The great-power mania infects everybody. Donald Trump, despite his well-founded conviction that America should bring its troops home from the Middle East, has now vetoed a bipartisan Congressional resolution that tried to force an end to American participation in the war in Yemen.

Never mind the lies that are told about the Houthi rebels who control most of Yemen being simply pawns of Iran, and about Iran being the reason the Middle East is so ‘unstable’.

Why would Trump, like several generations of American ‘statesmen’ before him, fall for the bizarre notion that deciding who rules in Lebanon or Egypt or Yemen is a ‘vital national interest’ of the United States?

The webs of spurious logic that support such nonsense are familiar. ‘Oil is our vital national interest, so Saudi Arabia is our indispensable ally.’ Why? Wouldn’t Arabia want to sell its oil to the US under any imaginable regime? And hasn’t fracking made the US virtually self-sufficient in oil anyway?

‘Since Saudi Arabia is our ally, we must support its war in Yemen, and support it against Iran too.’ Why? You managed to be closely allied with both Israel and Saudi Arabia back in the days when the Saudis still saw Israel as a mortal enemy. You don’t have to back either of them in everything they do.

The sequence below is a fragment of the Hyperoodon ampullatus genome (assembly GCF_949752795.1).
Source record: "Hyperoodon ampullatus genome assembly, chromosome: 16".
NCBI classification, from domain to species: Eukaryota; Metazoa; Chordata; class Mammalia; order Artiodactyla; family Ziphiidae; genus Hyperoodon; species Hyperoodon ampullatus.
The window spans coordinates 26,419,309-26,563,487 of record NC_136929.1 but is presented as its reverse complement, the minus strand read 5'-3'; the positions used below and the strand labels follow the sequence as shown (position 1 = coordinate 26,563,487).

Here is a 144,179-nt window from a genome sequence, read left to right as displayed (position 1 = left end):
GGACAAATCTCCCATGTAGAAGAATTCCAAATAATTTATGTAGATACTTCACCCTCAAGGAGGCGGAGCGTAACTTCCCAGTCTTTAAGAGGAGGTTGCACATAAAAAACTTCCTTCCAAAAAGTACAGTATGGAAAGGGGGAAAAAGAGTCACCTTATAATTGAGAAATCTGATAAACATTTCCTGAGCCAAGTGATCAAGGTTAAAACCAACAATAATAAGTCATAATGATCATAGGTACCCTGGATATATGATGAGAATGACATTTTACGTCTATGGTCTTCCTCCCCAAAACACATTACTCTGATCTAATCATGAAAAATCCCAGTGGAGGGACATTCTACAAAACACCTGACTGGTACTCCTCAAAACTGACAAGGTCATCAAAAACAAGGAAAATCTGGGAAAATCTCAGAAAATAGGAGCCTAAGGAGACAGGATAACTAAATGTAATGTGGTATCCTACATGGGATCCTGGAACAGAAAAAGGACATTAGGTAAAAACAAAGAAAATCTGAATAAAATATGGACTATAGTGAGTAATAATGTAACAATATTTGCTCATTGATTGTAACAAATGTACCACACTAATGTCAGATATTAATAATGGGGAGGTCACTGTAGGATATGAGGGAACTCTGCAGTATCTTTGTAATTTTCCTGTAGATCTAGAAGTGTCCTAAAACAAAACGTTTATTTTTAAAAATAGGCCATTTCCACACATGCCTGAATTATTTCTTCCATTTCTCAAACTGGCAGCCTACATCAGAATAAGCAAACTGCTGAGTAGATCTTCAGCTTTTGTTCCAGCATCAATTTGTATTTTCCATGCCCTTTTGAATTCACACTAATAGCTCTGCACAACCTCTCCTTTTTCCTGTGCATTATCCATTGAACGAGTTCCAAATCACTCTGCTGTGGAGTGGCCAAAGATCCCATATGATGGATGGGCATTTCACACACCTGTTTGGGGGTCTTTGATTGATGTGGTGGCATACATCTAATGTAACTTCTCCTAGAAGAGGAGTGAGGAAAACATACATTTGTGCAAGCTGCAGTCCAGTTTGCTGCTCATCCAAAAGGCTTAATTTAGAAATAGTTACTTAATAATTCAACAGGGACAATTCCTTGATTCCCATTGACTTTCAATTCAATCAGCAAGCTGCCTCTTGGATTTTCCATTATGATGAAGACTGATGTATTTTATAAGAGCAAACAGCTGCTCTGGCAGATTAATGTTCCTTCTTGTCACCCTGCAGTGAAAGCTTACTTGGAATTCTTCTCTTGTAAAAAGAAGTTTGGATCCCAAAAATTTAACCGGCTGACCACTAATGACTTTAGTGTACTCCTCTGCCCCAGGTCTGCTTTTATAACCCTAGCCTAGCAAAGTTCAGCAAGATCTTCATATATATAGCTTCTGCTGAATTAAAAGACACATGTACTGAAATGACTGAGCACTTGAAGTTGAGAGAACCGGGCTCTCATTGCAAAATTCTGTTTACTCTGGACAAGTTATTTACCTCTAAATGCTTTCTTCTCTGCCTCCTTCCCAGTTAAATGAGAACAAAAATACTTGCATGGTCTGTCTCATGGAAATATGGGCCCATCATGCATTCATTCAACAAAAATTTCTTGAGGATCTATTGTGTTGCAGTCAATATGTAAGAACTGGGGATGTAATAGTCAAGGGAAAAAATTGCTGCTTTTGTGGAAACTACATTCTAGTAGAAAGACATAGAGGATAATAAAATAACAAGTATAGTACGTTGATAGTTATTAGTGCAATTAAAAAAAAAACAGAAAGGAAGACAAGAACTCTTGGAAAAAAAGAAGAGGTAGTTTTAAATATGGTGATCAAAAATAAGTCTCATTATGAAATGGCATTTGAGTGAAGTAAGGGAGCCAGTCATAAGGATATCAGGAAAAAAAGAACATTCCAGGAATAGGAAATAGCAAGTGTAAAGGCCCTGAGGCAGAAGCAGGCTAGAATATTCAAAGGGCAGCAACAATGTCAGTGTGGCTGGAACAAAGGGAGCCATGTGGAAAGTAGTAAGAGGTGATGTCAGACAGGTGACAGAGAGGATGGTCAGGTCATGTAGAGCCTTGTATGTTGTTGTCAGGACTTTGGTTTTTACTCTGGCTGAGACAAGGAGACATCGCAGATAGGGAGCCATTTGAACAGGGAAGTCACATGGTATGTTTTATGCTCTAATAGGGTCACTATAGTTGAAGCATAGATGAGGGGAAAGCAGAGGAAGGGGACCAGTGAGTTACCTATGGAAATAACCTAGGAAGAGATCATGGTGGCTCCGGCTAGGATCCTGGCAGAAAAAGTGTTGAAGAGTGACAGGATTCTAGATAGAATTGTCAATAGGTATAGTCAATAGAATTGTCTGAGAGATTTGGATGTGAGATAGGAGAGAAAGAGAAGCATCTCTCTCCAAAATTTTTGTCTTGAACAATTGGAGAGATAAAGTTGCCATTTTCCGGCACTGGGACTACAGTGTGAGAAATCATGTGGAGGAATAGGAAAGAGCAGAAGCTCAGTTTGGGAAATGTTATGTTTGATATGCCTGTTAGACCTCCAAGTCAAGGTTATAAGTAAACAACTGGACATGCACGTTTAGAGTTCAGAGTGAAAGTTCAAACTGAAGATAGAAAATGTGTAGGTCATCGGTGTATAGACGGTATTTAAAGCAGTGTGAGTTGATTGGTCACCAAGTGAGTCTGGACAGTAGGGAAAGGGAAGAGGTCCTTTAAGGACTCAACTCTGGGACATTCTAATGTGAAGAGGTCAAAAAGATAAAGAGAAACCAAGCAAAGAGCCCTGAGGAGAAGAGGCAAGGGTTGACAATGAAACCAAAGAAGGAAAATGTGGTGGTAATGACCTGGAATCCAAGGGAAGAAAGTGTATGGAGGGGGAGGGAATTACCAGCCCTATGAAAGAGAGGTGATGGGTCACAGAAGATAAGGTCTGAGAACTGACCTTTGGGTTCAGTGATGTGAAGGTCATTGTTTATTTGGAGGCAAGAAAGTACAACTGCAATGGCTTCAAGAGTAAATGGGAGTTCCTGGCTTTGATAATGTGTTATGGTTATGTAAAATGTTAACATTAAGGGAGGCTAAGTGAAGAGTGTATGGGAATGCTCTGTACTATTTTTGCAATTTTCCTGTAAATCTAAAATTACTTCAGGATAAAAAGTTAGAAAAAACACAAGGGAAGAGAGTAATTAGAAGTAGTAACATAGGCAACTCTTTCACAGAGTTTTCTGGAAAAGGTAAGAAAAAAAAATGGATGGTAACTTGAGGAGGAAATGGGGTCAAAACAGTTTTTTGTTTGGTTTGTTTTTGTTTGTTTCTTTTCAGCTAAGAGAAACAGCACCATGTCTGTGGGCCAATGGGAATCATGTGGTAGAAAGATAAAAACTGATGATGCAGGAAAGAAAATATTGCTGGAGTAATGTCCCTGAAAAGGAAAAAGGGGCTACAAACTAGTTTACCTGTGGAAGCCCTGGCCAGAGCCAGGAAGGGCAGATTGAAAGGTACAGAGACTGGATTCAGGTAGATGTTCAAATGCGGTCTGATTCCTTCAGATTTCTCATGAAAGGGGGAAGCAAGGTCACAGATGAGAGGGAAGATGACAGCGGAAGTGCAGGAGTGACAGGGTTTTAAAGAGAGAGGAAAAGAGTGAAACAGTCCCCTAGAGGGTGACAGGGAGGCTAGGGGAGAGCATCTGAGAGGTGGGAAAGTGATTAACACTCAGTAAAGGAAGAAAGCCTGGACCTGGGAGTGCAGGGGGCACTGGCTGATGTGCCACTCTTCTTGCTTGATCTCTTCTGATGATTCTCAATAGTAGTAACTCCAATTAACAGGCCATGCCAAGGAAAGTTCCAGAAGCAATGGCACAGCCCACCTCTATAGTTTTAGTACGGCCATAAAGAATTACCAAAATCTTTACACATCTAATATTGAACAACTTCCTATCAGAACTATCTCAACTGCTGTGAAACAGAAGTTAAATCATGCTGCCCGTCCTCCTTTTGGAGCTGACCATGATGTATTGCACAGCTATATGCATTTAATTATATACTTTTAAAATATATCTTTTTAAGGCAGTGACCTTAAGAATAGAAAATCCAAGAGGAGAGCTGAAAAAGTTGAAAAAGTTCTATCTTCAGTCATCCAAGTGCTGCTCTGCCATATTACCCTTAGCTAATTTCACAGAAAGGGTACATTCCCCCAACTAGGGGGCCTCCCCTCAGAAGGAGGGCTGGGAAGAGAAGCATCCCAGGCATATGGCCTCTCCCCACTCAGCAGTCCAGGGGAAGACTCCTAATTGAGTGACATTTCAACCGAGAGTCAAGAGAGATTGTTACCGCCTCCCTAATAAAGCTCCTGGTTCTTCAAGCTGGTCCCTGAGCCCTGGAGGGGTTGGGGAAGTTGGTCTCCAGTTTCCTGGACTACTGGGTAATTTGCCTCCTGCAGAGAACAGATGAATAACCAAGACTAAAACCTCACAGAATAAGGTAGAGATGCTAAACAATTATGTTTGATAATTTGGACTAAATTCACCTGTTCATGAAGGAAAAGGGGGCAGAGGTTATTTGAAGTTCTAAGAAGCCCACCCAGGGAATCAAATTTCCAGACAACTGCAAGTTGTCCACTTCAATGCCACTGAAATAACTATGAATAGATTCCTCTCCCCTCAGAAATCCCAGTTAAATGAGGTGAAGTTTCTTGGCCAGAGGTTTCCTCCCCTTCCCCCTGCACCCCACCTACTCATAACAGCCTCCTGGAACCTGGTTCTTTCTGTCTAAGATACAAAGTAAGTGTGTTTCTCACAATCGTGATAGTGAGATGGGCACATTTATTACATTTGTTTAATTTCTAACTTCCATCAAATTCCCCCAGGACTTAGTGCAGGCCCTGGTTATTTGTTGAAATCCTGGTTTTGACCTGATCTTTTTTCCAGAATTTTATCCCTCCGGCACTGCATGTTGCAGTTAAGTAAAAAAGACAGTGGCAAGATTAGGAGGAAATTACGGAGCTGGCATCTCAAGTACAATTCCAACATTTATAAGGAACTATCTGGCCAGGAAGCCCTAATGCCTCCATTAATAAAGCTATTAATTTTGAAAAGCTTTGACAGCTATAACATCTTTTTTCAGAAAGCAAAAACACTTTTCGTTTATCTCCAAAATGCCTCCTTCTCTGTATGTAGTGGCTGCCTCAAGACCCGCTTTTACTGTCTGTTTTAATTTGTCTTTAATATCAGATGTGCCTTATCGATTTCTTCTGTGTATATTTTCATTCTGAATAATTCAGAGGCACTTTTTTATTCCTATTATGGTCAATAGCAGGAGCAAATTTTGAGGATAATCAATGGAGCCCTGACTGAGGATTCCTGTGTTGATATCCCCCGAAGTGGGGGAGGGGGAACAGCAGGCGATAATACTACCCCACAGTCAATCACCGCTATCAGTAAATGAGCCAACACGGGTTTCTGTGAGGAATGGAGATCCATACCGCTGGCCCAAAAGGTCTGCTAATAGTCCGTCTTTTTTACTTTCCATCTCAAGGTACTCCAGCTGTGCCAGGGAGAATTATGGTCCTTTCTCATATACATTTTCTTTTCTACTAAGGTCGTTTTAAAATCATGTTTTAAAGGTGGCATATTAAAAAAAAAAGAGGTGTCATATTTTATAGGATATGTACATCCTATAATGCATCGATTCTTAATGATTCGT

‘Our credibility is at stake.’ This is the last-resort falsehood that can justify almost any otherwise indefensible military commitment. Don’t let them see you back down, no matter how stupid your position is. They won’t respect you if you bail out.

Or as Trump put it when he was still just a candidate for the Republican nomination: “Our military dominance must be unquestioned, and I mean unquestioned, by anybody and everybody.” Power purely for the sake of power. Any country that remains a great power for long enough eventually becomes insane.
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To shorten to 700 words, omit paragraphs 5 and 11. (“By…same”; and “Never…unstable”)